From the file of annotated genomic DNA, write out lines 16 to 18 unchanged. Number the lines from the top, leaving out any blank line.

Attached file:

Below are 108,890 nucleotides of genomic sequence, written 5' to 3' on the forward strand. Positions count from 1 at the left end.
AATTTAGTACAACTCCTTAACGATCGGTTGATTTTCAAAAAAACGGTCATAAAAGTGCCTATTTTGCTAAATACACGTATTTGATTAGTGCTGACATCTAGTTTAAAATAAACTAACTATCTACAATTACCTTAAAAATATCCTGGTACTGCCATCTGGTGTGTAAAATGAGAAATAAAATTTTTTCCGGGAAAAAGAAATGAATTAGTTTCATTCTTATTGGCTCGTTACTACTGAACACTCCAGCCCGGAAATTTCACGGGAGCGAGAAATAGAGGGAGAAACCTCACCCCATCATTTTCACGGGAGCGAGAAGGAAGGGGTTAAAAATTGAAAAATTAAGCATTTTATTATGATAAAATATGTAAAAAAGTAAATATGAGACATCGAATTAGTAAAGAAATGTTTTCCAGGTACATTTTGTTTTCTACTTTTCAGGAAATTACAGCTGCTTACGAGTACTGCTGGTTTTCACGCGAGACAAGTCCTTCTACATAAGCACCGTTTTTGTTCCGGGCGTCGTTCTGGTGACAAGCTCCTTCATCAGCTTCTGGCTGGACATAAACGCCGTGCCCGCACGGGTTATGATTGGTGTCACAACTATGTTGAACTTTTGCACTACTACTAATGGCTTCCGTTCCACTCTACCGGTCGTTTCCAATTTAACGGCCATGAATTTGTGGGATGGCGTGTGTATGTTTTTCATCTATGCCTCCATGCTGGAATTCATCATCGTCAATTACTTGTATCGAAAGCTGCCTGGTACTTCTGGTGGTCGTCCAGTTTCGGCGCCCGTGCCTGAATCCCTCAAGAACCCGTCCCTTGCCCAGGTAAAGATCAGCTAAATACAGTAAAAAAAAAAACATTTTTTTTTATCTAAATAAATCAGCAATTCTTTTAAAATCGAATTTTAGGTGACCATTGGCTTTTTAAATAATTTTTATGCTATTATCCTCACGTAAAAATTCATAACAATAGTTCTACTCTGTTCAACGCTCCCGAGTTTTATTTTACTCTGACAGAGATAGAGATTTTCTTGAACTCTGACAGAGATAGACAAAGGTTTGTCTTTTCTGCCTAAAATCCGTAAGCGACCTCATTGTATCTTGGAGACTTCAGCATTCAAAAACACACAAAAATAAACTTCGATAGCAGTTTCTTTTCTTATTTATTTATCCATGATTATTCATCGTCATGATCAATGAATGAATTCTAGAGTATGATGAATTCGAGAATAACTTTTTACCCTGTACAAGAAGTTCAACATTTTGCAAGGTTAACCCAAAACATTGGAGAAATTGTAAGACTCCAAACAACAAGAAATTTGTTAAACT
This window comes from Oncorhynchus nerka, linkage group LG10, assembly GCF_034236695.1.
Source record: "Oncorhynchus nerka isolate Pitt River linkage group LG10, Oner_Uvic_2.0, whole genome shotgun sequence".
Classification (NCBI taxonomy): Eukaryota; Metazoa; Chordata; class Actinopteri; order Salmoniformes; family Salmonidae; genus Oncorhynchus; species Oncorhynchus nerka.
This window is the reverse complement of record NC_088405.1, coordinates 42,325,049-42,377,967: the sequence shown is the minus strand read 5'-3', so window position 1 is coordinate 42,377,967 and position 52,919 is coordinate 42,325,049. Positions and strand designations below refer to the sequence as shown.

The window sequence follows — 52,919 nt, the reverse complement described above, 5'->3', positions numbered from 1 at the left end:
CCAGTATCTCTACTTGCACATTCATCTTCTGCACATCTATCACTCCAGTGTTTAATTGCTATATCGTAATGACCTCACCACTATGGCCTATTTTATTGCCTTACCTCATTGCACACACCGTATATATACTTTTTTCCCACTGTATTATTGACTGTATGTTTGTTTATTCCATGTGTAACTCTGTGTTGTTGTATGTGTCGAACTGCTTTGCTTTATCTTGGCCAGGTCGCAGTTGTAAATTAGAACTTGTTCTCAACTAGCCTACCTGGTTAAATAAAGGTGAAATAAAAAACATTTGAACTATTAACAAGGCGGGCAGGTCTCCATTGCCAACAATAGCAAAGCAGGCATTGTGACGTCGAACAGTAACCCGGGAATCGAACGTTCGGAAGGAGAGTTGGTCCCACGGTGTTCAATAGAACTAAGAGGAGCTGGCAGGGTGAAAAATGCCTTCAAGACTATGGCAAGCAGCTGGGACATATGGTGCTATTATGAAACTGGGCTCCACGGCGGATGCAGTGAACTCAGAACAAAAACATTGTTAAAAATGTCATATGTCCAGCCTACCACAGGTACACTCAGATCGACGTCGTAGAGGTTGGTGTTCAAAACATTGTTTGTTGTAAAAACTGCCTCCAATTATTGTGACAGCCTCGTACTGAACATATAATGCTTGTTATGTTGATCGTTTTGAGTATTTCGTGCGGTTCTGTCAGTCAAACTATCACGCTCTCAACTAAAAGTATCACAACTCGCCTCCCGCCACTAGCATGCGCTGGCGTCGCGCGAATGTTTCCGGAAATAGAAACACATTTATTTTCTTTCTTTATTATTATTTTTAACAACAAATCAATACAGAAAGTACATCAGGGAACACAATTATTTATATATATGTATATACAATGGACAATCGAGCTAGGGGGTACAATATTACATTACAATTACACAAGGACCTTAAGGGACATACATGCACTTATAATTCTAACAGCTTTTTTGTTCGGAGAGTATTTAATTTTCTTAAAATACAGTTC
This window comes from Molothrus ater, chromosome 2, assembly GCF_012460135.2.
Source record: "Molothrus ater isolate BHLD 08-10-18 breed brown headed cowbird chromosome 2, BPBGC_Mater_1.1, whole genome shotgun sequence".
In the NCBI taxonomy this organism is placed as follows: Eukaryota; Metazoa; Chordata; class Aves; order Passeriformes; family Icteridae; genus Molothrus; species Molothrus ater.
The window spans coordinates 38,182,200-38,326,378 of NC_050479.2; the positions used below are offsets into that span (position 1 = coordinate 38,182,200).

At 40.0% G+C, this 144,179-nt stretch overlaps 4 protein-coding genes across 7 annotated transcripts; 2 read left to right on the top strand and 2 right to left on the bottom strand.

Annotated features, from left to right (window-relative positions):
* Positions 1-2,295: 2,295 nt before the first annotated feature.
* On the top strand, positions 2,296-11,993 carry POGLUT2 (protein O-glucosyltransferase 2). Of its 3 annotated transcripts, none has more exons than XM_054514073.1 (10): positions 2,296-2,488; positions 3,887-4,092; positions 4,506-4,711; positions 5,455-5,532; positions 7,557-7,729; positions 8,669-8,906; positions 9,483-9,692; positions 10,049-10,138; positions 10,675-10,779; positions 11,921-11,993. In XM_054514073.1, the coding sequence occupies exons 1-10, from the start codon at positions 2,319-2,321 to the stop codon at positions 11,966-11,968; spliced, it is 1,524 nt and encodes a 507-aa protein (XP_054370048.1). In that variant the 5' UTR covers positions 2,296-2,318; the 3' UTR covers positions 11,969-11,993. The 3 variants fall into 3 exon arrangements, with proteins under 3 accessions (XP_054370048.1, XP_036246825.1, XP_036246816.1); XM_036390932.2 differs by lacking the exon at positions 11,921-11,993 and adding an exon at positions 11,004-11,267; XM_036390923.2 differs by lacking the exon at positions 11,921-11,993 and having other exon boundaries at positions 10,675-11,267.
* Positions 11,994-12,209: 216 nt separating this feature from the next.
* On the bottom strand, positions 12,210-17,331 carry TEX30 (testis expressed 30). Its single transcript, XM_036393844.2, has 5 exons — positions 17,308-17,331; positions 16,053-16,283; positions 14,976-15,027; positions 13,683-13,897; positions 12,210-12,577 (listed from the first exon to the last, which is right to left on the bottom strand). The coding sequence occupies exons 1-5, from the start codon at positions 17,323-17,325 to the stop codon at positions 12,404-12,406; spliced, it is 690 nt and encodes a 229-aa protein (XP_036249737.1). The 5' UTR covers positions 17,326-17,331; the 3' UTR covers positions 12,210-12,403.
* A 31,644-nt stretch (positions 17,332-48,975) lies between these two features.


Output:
* On the top strand, positions 2,296-11,993 carry POGLUT2 (protein O-glucosyltransferase 2). Of its 3 annotated transcripts, none has more exons than XM_054514073.1 (10): positions 2,296-2,488; positions 3,887-4,092; positions 4,506-4,711; positions 5,455-5,532; positions 7,557-7,729; positions 8,669-8,906; positions 9,483-9,692; positions 10,049-10,138; positions 10,675-10,779; positions 11,921-11,993. In XM_054514073.1, the coding sequence occupies exons 1-10, from the start codon at positions 2,319-2,321 to the stop codon at positions 11,966-11,968; spliced, it is 1,524 nt and encodes a 507-aa protein (XP_054370048.1). In that variant the 5' UTR covers positions 2,296-2,318; the 3' UTR covers positions 11,969-11,993. The 3 variants fall into 3 exon arrangements, with proteins under 3 accessions (XP_054370048.1, XP_036246825.1, XP_036246816.1); XM_036390932.2 differs by lacking the exon at positions 11,921-11,993 and adding an exon at positions 11,004-11,267; XM_036390923.2 differs by lacking the exon at positions 11,921-11,993 and having other exon boundaries at positions 10,675-11,267.
* Positions 11,994-12,209: 216 nt separating this feature from the next.
* On the bottom strand, positions 12,210-17,331 carry TEX30 (testis expressed 30). Its single transcript, XM_036393844.2, has 5 exons — positions 17,308-17,331; positions 16,053-16,283; positions 14,976-15,027; positions 13,683-13,897; positions 12,210-12,577 (listed from the first exon to the last, which is right to left on the bottom strand). The coding sequence occupies exons 1-5, from the start codon at positions 17,323-17,325 to the stop codon at positions 12,404-12,406; spliced, it is 690 nt and encodes a 229-aa protein (XP_036249737.1). The 5' UTR covers positions 17,326-17,331; the 3' UTR covers positions 12,210-12,403.